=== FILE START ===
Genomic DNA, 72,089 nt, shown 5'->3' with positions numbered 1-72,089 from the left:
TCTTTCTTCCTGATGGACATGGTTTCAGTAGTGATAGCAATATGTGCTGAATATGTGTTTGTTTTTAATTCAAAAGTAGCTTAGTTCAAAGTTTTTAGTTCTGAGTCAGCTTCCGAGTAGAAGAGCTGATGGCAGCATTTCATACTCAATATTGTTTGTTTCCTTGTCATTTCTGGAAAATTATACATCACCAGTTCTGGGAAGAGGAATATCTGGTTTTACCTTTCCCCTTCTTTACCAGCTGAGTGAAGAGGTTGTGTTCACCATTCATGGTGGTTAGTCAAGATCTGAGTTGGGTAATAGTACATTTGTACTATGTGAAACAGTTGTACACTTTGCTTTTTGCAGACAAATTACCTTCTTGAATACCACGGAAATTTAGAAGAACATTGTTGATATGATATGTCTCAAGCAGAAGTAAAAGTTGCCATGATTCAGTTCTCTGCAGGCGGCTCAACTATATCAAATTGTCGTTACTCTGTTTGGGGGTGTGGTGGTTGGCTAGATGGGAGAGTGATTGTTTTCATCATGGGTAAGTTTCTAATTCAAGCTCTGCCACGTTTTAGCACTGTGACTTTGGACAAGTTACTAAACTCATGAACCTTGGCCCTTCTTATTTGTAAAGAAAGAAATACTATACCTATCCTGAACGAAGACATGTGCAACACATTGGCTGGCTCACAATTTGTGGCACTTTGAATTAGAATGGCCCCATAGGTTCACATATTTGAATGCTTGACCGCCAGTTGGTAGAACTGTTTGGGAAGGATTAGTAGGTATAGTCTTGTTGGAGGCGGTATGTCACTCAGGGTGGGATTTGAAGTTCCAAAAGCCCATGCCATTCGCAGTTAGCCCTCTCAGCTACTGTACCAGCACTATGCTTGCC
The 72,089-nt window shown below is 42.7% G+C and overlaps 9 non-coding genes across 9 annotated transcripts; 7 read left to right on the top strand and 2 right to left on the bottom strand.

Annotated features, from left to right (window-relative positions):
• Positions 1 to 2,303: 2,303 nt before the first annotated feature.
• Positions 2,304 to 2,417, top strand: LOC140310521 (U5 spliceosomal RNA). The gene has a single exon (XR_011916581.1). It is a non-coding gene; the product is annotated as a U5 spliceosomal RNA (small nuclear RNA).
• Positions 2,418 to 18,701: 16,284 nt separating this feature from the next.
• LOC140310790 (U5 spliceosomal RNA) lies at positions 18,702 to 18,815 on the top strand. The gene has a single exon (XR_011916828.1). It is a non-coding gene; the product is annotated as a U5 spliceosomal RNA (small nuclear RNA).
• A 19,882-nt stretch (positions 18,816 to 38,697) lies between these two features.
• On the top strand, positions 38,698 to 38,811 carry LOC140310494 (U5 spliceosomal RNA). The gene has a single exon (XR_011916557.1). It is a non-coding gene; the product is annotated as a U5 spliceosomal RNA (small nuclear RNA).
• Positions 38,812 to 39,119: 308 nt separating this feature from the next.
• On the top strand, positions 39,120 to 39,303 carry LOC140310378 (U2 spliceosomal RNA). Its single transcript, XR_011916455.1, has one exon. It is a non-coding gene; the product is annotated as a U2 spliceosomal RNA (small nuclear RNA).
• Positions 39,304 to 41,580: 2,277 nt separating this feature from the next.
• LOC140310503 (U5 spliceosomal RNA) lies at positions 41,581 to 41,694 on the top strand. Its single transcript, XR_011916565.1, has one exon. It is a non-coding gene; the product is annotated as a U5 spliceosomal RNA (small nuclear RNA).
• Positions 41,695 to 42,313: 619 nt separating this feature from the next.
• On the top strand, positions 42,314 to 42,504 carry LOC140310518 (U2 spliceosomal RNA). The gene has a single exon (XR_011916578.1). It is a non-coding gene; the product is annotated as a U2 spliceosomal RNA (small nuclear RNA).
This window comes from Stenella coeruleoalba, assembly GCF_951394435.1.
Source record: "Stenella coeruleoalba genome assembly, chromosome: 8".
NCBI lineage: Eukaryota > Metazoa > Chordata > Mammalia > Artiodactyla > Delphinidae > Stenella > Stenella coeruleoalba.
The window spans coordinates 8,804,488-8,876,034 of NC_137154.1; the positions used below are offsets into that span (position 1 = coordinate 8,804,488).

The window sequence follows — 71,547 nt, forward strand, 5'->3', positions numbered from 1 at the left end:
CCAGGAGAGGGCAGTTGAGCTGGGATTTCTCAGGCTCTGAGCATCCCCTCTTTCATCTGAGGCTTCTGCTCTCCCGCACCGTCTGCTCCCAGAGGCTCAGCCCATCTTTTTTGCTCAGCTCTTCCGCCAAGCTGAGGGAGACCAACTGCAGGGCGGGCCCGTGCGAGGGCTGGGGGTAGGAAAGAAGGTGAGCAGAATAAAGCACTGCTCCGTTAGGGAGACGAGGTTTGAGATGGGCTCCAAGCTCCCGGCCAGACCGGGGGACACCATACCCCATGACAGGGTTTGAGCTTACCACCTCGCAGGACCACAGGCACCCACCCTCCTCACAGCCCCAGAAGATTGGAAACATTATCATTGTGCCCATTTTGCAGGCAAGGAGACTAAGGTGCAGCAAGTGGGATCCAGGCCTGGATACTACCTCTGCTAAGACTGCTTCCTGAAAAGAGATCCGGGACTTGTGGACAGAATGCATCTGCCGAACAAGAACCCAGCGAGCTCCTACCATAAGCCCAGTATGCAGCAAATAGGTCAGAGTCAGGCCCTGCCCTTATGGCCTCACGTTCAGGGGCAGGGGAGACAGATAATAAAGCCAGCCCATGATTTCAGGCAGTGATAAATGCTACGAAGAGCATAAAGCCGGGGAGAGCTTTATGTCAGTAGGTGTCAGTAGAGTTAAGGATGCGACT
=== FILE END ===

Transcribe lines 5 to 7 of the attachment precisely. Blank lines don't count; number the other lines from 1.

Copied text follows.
• Positions 1 to 2,303: 2,303 nt before the first annotated feature.
• Positions 2,304 to 2,417, top strand: LOC140310521 (U5 spliceosomal RNA). The gene has a single exon (XR_011916581.1). It is a non-coding gene; the product is annotated as a U5 spliceosomal RNA (small nuclear RNA).
• Positions 2,418 to 18,701: 16,284 nt separating this feature from the next.